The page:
However, the MES : serum Ig A ratio of 2.1 - 4.95 in ASOM and CSOM showed higher concentration of Ig A in the middle ear than serum. This finding of an exaggerated middle ear concentration in both acute and chronic SOM in this study suggest that Ig A production possibly originates from middle ear mucosa secretory response to inflammatory stimuli. Sloyer et al6,7 also reported that the occurrence of IgA antibody in MES and its absence or gross reduction in simultaneously drawn serum was as an indicator of local antibody production. Of the 401 assays performed in their study, 41 instances of IgA antibody exclusively in MES were found.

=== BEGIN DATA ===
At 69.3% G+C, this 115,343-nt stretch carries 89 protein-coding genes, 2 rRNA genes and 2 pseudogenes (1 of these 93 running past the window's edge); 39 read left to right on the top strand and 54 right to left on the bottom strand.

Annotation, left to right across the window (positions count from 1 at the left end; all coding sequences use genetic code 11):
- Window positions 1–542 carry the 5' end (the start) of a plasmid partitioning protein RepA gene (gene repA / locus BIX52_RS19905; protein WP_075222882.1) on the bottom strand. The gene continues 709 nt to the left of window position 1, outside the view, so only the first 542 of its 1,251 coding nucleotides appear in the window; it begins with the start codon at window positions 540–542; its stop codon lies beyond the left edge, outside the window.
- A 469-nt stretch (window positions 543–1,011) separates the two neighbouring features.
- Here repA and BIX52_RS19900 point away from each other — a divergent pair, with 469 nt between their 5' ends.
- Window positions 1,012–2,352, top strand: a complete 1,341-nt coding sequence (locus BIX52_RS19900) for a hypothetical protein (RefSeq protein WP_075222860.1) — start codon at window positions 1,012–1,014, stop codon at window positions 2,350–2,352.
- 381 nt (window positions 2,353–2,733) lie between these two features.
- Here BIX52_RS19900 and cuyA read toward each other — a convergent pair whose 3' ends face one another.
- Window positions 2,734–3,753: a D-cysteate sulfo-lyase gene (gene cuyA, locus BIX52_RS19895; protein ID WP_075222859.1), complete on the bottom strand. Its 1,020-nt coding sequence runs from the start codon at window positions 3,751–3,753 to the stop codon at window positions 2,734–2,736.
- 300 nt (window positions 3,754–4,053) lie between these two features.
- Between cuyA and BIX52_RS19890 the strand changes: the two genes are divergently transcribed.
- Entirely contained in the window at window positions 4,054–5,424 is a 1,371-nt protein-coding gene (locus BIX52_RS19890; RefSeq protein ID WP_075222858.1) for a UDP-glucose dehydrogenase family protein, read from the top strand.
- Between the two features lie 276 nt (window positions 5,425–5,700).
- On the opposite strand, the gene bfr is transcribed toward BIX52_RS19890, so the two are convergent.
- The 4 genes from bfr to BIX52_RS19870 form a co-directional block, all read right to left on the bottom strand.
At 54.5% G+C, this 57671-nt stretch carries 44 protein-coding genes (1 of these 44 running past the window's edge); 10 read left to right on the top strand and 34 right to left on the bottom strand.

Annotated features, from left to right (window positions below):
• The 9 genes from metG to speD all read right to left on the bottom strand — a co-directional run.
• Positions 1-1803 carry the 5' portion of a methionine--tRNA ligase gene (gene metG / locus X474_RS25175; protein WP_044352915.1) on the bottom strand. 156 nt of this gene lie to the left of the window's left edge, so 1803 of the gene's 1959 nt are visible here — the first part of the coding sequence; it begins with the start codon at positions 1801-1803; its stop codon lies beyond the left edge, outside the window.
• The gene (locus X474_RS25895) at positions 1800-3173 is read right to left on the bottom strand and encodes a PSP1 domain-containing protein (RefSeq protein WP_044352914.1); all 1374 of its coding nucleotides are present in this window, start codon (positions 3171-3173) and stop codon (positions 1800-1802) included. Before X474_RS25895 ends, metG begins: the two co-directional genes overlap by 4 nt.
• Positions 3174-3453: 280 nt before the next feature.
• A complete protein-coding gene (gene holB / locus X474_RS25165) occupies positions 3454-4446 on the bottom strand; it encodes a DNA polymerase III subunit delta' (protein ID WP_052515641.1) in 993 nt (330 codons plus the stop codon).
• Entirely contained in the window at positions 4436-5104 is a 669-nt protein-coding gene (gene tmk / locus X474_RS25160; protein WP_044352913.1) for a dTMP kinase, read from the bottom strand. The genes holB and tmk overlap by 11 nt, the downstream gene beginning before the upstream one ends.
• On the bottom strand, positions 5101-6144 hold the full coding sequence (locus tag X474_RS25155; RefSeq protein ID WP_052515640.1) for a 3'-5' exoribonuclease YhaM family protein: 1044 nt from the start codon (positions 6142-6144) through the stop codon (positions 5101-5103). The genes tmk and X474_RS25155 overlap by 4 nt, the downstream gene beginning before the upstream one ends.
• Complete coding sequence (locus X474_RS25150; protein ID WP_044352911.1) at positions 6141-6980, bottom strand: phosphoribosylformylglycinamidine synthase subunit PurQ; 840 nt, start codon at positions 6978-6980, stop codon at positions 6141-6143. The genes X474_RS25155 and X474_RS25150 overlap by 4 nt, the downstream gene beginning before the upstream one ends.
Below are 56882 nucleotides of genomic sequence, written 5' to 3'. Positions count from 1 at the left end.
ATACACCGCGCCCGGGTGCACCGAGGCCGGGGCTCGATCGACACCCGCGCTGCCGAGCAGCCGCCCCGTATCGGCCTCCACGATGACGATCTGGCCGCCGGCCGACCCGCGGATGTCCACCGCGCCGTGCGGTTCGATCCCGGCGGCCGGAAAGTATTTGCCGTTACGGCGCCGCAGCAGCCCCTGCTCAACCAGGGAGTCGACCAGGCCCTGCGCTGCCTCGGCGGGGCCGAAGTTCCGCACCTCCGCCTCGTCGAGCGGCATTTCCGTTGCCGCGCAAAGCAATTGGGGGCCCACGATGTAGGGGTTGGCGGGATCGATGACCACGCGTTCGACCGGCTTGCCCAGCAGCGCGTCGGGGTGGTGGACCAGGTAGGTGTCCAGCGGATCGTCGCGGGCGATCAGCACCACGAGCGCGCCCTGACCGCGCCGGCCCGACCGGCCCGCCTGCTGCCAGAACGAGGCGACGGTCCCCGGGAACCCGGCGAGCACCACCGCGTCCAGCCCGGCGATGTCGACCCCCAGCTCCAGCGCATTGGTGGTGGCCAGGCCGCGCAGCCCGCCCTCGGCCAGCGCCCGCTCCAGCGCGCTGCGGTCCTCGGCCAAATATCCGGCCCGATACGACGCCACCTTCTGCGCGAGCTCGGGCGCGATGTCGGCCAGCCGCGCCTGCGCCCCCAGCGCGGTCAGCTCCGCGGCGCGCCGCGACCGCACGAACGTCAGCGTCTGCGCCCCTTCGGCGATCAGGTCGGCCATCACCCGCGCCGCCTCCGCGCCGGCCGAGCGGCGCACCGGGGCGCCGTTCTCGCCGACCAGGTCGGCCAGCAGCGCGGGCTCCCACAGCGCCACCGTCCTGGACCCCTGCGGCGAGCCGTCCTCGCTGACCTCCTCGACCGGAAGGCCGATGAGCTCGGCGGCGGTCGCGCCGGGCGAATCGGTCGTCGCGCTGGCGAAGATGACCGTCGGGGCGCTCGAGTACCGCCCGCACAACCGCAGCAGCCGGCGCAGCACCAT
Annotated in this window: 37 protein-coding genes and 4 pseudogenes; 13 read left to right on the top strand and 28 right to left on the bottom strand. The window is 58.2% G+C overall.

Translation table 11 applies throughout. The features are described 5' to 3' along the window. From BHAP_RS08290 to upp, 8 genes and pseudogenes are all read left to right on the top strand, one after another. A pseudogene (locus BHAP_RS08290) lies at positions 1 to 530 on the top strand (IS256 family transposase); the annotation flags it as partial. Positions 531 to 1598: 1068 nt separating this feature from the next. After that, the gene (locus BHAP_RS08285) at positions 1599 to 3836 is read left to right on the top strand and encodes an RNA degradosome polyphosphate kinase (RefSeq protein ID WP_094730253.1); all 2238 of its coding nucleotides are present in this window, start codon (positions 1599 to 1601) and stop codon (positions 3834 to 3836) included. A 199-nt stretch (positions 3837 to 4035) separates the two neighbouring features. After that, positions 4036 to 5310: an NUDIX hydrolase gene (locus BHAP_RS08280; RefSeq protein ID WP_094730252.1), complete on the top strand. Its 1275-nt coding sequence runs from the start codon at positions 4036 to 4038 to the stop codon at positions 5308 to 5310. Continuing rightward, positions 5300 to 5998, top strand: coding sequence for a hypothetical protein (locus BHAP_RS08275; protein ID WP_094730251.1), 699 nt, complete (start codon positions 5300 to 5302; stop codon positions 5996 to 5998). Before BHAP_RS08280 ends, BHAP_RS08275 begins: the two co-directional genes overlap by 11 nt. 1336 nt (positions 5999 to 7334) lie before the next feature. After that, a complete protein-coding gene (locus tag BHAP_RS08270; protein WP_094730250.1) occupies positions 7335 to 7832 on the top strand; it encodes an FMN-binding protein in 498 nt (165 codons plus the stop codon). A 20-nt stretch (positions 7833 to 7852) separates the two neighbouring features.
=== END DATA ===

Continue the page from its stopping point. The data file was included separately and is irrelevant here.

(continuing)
Bernstein1 and others7,8,9,10, 11 reported that Ig A is produced in the adenoid and nasopharynx and directed against both viruses and bacterial pathogens in a genetically controlled fashion1. Pichichero et al9 and Paton et al12 also found IgA class antibodies to the capsular polysaccharides of S. pneumoniae were detected more often in the middle ear and occurred independently of IgA antibody in serum. They also found correlation with the presence of the secretory component in pneumococcal antibody, indicating local production of IgA antibodies. Children with pneumococci found in MES samples developed nasopharyngeal IgA antibody responses to capsular polysaccharides more often than did children with pneumococci found only in the nasopharynx or not at all, indicating that the presence of S. pneumoniae in the middle ear was stimulative for nasopharyngeal antibody production. Similarly, Virolainen et al4,8studied nasopharyngeal aspirate samples of 120 children with acute otitis media and detected IgA class antibody in 93%.